The predecessor to the Porsche911 was the 356, which had its origins as a Volkswagen Beetle modified for sports car capabilities. However, by the 1950s, the once-popular 356 had begun to lag behind the competition in both popularity and power. The designers at Porsche knew they had a job to do: remove the Porsche 356 and introduce something new in its place, something that would dramatically improve upon its ancestor.
Thus, the seeds of the Porsche 911 were sown.
The Porsche 911 wouldn’t debut until the next decade, when it launched as a 1965 model at the tail end of ‘64. It quickly established itself as a mainstay in the market, exuding the cool, laidback vibe that became iconic in the 1960s.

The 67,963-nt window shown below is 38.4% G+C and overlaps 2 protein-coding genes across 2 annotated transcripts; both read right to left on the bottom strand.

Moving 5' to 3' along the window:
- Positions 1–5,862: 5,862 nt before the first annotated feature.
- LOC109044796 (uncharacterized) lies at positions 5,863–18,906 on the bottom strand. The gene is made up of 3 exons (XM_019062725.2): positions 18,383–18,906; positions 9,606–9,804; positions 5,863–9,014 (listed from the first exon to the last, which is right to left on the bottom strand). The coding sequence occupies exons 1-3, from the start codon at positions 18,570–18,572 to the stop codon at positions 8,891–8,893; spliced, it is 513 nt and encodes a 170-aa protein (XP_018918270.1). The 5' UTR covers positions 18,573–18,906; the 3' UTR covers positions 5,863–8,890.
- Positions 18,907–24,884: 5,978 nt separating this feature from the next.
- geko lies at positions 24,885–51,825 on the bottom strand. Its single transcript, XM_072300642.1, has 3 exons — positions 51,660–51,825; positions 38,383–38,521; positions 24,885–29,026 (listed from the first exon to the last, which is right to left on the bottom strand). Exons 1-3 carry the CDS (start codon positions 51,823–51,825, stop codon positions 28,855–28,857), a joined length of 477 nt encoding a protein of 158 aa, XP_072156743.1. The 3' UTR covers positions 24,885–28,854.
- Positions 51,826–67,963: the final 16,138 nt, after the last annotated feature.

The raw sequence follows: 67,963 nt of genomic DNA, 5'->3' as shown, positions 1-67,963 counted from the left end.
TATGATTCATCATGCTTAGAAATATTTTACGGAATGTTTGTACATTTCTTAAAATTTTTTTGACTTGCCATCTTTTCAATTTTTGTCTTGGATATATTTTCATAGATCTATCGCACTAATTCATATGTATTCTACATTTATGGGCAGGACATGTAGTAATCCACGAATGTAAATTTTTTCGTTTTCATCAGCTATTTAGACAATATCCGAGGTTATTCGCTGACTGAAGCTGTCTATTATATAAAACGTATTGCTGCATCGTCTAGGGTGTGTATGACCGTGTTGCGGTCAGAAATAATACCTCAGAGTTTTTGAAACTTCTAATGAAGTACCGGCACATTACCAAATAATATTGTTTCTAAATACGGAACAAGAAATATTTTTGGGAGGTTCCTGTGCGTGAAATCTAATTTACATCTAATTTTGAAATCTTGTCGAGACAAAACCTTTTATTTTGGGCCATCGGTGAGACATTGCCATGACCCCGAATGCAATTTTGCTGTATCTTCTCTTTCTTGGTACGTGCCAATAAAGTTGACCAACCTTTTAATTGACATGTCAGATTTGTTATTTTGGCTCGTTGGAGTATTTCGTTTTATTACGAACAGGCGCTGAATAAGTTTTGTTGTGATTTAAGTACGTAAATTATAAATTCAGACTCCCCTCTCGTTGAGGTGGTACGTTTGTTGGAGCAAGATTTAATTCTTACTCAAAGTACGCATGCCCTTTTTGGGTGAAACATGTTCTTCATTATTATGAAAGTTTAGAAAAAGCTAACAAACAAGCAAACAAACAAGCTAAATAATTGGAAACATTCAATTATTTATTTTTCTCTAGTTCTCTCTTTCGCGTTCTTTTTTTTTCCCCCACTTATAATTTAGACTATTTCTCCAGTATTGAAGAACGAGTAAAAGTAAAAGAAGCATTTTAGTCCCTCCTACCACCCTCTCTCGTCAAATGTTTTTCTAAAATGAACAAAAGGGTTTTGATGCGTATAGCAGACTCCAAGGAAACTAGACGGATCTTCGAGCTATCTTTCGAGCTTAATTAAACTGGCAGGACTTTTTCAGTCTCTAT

This was followed by the 911’s particularly prosperous era in the ‘70s, easily adapting to the popularity of muscular cars, then again reinventing itself as the ‘70s moved into the ‘80s to become a more refined, sophisticated vehicle. This trend has carried on until modern times, as the 911’s power and ability to adapt and appeal to current drivers and their tastes seems unparalleled.
Much of the Porsche 911’s incredible innovation and ever-changing design is due to its long career as a successful racecar. There’s common wisdom in the auto industry that if you really want to push the limits of what a vehicle can do, you have to put it on the racetrack. From casual tracks like autocrosses and hill climbs to professionally-sanctioned races such as Paris-to-Dakar, the 911 has been all over the world showing off its power and precision.
Of course, through all the radical changes and dramatic upgrades, the thing that makes the Porsche 911 so iconic is its ability to stay true to itself. No other vehicle on the market has retained such a distinct personality since its inception, with no major overhauls to its look. Maybe that’s what makes the 911 so great.